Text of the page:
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Sesquiterpene Lactones: Aspirins for Breast Cancer
Tumor Cell Biology V
Background: Parthenolide is a sesquiterpene lactone (SQL) and the primary anti-inflammatory agent in the herbal remedy feverfew (Tanacetum parthenium). Feverfew has traditionally been used in the treatment of inflammatory conditions such as headaches, arthritis, and fevers. More recently, parthenolide has been shown to prevent UVB-induced skin cancer, to sensitize breast cancer cells towards TRAIL-induced apoptosis, and to selectively target AML and CML stem cell populations, presumably through a mechanism involving IKK2 activation of NF-kappaB. Our laboratory has been investigating the effects of parthenolide treatment on breast cancer cells. We found that parthenolide treatment caused a rapid and complete depletion of cellular HDM2 levels and a concomitant increase in the cell cycle regulator p53. Parthenolide treatment also caused a significant depletion of histone deacetylase 1, with a resulting upregulation of the important cell cycle regulator p21WAF1/CIP1. Most surprisingly, these effects were not dependent on IKK2 or RelA, suggesting that they were independent of activated NF-kappaB. Objective/Hypothesis: SQLs like parthenolide can be highly effective multifunctional agents for the chemoprevention and treatment of breast cancer. In order to develop this class of molecules, we need to identify the best candidates and understand their mechanisms of action. Specific Aims/Study Design: (1) Examine the effects of different SQLs on the proliferation, viability, apoptosis, and necroptosis of a panel of normal and breast cancer cells using standard assays. (2) Examine above SQL effects in the presence of conventional chemotherapeutics, including ER antagonists, cytotoxics, and trastuzumab. (3) Use small molecule inhibitors and/or siRNAs to probe signal transduction pathways for SQL molecular and cellular effects. (4) Use chemical genetic approaches to identify protein partners of SQLs. Outcomes: (1) Identification of SQL moieties responsible for activity. (2) Identification of breast cell characteristics responsible for SQL sensitivity. (3) Determine synergistic effects between SQLs and conventional therapeutics. (4) Determine mechanisms of SQL action. Relevance: SQLs are relatively non-toxic agents, yet are very effective at many levels against transformed cells. Understanding these molecules and their mechanisms of action will yield a new class of chemopreventatives and/or adjuvants for breast cancer chemotherapy.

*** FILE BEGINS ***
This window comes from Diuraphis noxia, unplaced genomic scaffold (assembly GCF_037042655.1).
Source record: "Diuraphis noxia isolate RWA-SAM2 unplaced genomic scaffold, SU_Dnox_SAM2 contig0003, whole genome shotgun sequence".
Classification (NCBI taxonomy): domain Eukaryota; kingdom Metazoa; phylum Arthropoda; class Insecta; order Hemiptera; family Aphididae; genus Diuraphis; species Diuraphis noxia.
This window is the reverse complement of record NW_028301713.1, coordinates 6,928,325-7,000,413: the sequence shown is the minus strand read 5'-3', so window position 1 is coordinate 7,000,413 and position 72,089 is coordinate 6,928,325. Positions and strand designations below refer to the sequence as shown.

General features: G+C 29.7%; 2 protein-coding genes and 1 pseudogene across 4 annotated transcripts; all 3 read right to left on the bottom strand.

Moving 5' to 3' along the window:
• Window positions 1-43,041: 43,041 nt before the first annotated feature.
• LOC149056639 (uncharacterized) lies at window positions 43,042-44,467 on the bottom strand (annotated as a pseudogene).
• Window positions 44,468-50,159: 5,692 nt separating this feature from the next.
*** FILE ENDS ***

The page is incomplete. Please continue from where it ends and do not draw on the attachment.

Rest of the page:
Ideally, one would like to prevent or treat breast cancer with as generally non-toxic substances as possible. This would be analogous to the use of aspirin in the prevention of cardiovascular diseases and in the prevention and treatment of colorectal cancers. Aspirin, specifically its active ingredient acetylsalicylic acid, acts at many levels within cells to inhibit processes such as pain and inflammation. It is likely that similar multifunctional molecules exist that could be beneficial in the prevention and treatment of breast cancer. Our laboratory has been investigating one class of multifunctional molecules, derived from a variety of natural product sources, known as sesquiterpene lactones. Perhaps the best known of these is parthenolide, which is the active ingredient in feverfew, a flower that is native to southeastern Europe. Feverfew has traditionally been used to treat headaches, arthritis, and fevers, and it is thought that the anti-inflammatory activity of parthenolide is primarily responsible for its therapeutic effects. More recently, parthenolide has been shown to specifically kill acute and chronic myelogenous leukemia stem cells and prevent skin cancer induction by ultraviolet radiation. In our own studies, we have found that parthenolide treatment of human breast cancer cells rapidly and completely eliminates HDM2, a protein involved in the regulation of the “guardian of the human genome” p53. In addition, parthenolide treatment also eliminated HDAC1, a primary epigenetic silencer of master growth control genes in cancer cells. Neither of these mechanisms had been previously described for parthenolide and neither obviously follows from existing models for parthenolide’s mechanism of action. In order to further develop sesquiterpene lactones as potential therapeutics or chemopreventatives for breast cancer, we now propose to identify those compounds that, at lowest concentration, maximally inhibit proliferation of a variety of breast cancer cells but have minimal effects on normal cells. We will determine what characteristics of breast cancer cells make them more sensitive to these compounds and what aspects of these molecules make them most effective. These studies will lay the framework for future animal-based studies and increase our understanding of how these “aspirins” work to thwart breast cancer from its earliest to its most malignant stages.